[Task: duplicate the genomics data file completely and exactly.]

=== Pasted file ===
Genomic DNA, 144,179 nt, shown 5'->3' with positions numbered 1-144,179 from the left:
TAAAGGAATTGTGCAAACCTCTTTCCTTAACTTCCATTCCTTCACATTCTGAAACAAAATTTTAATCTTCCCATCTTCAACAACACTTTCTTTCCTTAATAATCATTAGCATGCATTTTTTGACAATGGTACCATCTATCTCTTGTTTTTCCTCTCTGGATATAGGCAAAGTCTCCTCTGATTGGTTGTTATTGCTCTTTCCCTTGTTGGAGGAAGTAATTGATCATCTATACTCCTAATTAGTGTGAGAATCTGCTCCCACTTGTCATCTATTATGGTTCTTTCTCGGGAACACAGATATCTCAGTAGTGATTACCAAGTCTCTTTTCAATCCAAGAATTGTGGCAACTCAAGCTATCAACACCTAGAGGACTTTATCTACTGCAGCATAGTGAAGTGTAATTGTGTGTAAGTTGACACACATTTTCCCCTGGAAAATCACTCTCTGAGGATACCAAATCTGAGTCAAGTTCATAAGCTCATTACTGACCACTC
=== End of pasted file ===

Genomic DNA, 144,179 nt, shown 5'->3' with positions numbered 1-144,179 from the left:
TAAAGGAATTGTGCAAACCTCTTTCCTTAACTTCCATTCCTTCACATTCTGAAACAAAATTTTAATCTTCCCATCTTCAACAACACTTTCTTTCCTTAATAATCATTAGCATGCATTTTTTGACAATGGTACCATCTATCTCTTGTTTTTCCTCTCTGGATATAGGCAAAGTCTCCTCTGATTGGTTGTTATTGCTCTTTCCCTTGTTGGAGGAAGTAATTGATCATCTATACTCCTAATTAGTGTGAGAATCTGCTCCCACTTGTCATCTATTATGGTTCTTTCTCGGGAACACAGATATCTCAGTAGTGATTACCAAGTCTCTTTTCAATCCAAGAATTGTGGCAACTCAAGCTATCAACACCTAGAGGACTTTATCTACTGCAGCATAGTGAAGTGTAATTGTGTGTAAGTTGACACACATTTTCCCCTGGAAAATCACTCTCTGAGGATACCAAATCTGAGTCAAGTTCATAAGCTCATTACTGACCACTC